Tip #875: There is a New Gogy in Town

“Learning is not the product of teaching. Learning is the product of the activity of learners.”  John Holt

Pedagogy focuses on how children learn best. Andragogy focuses on how adults learn best. And now there is geragogy, which focuses on how older adults learn best.

Geragogy

The idea is that elderly learners have distinctive physical, psychological, and social realities that must be considered when designing and facilitating learning programs. And if you’re wondering who is considered an “elderly learner,” it’s someone who is more than 70 years old.

Geragogy is not a new idea. Jacques Lebel introduced the concept when he published his book Beyond Andragogy to Geragogy in 1978. However, I had never heard of it until I saw a reference to the Geragogy Guidelines that were just published this year. They were developed by The Council for Third Age in collaboration with the Singapore University of Social Sciences.

Geragogy Principles

The general principles of the Guidelines concern adapting the learning experience to accommodate elderly learners’ likely physical, cognitive, and/or psychological issues.

Poor eyesight? Provide course materials in hard copy that has large type and avoids serif fonts, italics, and all capital letters. Poor hearing? Speak louder and clearer, without jargon or technical terms.

Difficulty comprehending? Speak slower. Schedule time for questions before, during, and after class. Place participants in smaller groups so they can more easily hear and help each other.

A lack of confidence? Perhaps a fear of failure, a poor self-image, self-consciousness because of limited prior education, bad experiences in other training situations, or anxiety over using new technology. Create a positive learning environment and a strong social support system with their peers. Structure a building block approach to learning new tasks that will help the participants build confidence as they complete each step. Recognize and celebrate each success, no matter how small.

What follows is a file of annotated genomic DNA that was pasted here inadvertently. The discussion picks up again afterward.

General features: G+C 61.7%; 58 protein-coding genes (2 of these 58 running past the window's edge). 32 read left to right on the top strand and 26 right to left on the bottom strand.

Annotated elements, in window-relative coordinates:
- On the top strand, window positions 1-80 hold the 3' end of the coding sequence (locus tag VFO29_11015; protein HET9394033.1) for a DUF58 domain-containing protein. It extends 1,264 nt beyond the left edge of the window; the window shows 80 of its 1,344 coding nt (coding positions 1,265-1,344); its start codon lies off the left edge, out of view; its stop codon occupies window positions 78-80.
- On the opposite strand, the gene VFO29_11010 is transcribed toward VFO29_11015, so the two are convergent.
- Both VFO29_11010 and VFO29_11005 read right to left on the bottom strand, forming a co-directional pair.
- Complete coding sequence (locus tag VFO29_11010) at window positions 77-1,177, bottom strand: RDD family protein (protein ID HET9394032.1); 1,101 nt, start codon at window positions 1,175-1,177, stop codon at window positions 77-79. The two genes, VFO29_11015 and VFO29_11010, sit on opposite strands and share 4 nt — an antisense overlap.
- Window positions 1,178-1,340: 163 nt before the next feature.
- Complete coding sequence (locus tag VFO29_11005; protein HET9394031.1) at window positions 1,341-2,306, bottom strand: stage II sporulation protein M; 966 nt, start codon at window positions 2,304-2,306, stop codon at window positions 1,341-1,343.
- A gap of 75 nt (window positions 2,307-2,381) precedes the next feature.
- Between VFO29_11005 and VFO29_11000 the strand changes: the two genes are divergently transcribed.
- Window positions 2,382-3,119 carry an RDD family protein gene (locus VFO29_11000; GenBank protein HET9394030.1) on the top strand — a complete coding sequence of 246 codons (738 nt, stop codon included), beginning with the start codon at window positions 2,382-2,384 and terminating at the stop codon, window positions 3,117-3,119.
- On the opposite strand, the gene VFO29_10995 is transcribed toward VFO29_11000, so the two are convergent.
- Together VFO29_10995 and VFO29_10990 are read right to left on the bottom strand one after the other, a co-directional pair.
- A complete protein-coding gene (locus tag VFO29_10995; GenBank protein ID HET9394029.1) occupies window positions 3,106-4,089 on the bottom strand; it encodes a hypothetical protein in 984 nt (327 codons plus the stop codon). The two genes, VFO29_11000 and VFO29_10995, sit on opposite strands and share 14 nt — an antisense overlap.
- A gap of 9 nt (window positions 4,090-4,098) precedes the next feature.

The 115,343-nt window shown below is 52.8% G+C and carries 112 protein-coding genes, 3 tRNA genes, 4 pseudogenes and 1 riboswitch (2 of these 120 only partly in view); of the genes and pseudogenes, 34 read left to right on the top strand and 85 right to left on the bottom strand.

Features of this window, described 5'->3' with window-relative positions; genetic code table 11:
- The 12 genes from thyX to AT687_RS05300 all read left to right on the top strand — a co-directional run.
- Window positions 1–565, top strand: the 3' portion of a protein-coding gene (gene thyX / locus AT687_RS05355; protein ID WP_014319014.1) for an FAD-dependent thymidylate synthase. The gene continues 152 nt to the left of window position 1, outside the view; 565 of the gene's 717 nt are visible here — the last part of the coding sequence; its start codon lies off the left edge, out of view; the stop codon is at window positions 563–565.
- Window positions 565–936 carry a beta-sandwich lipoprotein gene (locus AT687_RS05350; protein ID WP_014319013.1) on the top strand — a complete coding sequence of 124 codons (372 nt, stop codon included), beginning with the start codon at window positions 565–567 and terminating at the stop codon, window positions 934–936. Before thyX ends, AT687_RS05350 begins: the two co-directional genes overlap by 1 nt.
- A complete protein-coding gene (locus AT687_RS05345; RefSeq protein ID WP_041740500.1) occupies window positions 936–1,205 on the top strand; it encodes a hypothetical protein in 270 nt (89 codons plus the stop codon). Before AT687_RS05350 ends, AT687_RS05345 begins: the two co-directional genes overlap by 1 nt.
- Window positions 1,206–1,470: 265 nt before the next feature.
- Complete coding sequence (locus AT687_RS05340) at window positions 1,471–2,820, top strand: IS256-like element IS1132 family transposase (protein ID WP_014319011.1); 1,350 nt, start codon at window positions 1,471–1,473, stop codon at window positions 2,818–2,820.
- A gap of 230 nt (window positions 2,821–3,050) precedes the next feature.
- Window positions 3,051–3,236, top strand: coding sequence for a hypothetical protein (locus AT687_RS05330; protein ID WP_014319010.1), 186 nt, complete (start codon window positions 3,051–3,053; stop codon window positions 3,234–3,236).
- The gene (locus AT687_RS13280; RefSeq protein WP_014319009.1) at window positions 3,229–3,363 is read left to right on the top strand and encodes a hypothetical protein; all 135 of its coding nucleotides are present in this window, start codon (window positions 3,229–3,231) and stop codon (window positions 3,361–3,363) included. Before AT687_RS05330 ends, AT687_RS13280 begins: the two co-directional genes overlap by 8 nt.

Geragogy Teaching Methods

The Guidelines also propose teaching methods they feel are responsive to senior learners’ characteristics and preferences.

  • Use a facilitative style of instruction.
  • Establish a collaborative approach to learning.
  • Make sure the content is relevant, provides practical information, and builds skills.
  • Keep the conversation interesting, lively, and engaging.
  • Validate their knowledge, experience, and perspectives.
  • Incorporate a variety of participatory, problem-solving, and hands-on activities.
  • Use small discussion groups to stimulate social interaction.
  • Provide opportunities to serve as mentors or co-facilitators.
  • Build in periodic breaks to keep the seniors refreshed and alert.

Are the Geragogy Guidelines Unique?

These principles and teaching methods are identified in the Geragogy Guidelines. But is anything mentioned here unique to elderly learners? Shouldn’t ALL learning programs, regardless of the learners’ age, incorporate these methods?

Isn’t it true that any learner, again regardless of age, might have the physical, cognitive, or psychological issues mentioned above? Shouldn’t all trainers make the very same accommodations proposed in the Guidelines?

I have never distinguished between pedagogy and andragogy because it seemed to me that they both should require and result in the same learning experience. I feel the same way about geragogy.

I believe that all learners benefit from training that builds on the learners’ prior knowledge and experience, has relevant practical content, incorporates participatory skill-building activities, engages the learners, provides a positive learning environment, treats the learners with respect, and sets them up for success.

And I believe that all trainers need to exhibit empathy, patience, humility, and understanding, as well as a sincere commitment to helping all learners gain the knowledge and skills they need.

I know that the population is aging. I’m part of that cohort. Perhaps I will need a trainer who can be more patient with me, be willing to repeat what I couldn’t hear the first time, and answer my many questions. But I would hope that my adult children and young grandchildren would enjoy the very same patience, support, and understanding from their trainers. Wouldn’t you?

Question: What similarities and differences do you see between andragogy and geragogy?

May your learning be sweet- and safe.

Deborah

#learninganddevelopment #andragogyandgeragogy #geragogy #elderlylearners #geragogyguidelines

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